The NHS says that symptoms of hyperglycaemia in people with diabetes tend to develop slowly over a few days or weeks, though “in some cases, there may be no symptoms until the blood sugar level is very high”.

Symptoms of hyperglycaemia, according to the health service, “include recurrent infections, such as thrush, bladder infections (cystitis) and skin infections”.

The University of Michigan health site says: “High blood sugar from diabetes can affect the body’s immune system, impairing the ability of white blood cells to come to the site of an infection, stay in the infected area, and kill microorganisms.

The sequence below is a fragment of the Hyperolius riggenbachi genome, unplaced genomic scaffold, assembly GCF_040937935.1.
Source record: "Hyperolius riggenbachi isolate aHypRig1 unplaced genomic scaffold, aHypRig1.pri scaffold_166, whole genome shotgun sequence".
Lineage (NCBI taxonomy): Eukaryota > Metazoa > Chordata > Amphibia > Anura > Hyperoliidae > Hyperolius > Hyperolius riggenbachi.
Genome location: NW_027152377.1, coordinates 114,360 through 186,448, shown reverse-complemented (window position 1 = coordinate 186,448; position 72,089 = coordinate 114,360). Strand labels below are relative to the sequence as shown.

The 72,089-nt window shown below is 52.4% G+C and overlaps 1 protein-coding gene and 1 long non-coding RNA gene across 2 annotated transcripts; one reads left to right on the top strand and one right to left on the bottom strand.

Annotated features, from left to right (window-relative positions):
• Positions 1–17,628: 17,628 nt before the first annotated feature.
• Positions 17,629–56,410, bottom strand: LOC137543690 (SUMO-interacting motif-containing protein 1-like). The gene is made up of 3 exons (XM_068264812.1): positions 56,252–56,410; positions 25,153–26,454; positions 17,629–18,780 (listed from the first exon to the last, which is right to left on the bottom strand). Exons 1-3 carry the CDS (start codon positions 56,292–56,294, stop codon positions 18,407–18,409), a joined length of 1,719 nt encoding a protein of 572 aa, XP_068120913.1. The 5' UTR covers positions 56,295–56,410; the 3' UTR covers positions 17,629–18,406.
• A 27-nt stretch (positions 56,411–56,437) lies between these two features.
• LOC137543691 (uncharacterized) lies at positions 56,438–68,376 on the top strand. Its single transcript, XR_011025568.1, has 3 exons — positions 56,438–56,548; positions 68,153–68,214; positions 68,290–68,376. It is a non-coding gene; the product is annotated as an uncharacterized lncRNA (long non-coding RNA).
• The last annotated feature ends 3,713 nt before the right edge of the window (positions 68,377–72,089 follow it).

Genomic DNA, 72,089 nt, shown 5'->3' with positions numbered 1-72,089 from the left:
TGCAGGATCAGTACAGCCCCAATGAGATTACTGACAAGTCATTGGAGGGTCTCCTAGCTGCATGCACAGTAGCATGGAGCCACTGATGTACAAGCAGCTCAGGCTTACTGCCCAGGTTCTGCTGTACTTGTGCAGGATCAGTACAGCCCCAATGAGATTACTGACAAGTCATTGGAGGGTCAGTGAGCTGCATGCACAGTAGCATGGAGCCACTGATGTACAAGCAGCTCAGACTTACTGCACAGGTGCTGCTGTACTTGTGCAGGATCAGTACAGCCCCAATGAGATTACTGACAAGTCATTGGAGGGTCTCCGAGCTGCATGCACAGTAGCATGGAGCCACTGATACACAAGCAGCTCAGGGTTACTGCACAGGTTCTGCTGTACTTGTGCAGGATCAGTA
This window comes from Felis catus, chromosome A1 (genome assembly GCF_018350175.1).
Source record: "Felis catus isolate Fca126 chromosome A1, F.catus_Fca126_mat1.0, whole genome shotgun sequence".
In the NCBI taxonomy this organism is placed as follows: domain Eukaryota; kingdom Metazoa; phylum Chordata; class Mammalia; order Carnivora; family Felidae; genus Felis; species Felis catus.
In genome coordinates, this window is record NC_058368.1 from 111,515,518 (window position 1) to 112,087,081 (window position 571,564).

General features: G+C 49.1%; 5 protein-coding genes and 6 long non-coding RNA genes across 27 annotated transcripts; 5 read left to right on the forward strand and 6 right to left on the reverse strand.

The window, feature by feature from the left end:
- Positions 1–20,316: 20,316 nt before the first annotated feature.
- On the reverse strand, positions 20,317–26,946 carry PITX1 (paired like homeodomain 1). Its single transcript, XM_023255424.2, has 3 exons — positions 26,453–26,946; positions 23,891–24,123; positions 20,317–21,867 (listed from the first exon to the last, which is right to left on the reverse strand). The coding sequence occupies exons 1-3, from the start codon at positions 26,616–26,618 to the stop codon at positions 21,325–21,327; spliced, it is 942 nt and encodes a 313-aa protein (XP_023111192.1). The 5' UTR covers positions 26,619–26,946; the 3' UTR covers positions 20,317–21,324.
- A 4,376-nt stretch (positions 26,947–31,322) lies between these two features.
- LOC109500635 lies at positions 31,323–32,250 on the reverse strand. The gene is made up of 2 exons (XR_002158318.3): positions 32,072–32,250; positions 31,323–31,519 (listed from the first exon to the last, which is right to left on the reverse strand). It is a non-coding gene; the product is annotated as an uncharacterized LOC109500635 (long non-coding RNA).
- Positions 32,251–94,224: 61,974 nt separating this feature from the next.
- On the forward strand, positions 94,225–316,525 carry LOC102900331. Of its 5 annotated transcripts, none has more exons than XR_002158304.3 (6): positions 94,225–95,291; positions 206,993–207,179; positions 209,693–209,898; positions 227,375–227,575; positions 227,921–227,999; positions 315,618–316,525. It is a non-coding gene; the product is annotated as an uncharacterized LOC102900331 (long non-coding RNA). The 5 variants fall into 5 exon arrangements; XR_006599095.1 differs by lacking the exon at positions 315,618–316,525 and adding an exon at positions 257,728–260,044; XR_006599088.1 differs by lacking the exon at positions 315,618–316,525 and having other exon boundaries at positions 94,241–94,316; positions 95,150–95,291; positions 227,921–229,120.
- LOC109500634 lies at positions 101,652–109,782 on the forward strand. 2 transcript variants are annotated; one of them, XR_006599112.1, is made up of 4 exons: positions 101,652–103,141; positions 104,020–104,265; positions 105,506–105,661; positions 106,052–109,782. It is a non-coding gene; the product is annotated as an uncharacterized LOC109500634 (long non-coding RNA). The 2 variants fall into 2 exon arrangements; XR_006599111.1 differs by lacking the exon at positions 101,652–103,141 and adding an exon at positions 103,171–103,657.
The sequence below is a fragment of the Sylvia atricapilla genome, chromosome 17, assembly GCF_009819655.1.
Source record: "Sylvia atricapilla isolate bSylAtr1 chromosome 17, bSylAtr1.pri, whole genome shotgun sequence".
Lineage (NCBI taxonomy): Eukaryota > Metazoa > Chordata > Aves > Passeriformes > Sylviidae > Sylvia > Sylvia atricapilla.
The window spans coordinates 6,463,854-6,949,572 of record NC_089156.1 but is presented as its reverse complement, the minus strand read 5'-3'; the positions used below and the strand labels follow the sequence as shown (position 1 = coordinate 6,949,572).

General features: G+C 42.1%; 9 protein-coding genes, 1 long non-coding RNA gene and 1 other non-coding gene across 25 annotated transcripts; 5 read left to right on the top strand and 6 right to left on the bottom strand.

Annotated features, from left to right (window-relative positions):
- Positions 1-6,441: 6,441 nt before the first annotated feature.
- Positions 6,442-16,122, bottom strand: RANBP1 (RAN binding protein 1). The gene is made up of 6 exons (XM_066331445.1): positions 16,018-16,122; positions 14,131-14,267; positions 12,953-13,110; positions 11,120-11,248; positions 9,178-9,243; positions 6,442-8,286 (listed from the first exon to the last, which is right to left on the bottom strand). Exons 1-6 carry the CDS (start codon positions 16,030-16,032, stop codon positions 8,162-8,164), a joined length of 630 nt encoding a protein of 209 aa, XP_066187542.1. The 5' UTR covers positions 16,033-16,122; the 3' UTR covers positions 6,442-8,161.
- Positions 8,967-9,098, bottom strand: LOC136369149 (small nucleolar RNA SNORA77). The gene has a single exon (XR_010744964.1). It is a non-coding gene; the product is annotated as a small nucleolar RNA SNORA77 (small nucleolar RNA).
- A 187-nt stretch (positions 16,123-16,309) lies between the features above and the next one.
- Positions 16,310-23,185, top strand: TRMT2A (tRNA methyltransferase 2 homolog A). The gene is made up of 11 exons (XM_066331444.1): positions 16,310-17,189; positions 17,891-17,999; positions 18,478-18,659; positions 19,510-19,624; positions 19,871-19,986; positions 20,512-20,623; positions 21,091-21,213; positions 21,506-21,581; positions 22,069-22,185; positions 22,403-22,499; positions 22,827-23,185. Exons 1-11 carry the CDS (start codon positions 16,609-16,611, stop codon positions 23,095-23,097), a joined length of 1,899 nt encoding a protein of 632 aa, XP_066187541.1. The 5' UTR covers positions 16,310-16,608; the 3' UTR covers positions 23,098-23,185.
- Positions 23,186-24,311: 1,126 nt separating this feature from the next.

“Because of the buildup of plaque in blood vessels associated with diabetes, areas of infection may receive a poor blood supply, further lowering the body’s ability to fight infections and heal wounds.”

READ MORE: B12 deficiency symptoms: The ‘unexplained’ sign on your foot that can be a ‘red flag’

Source: Daily Express

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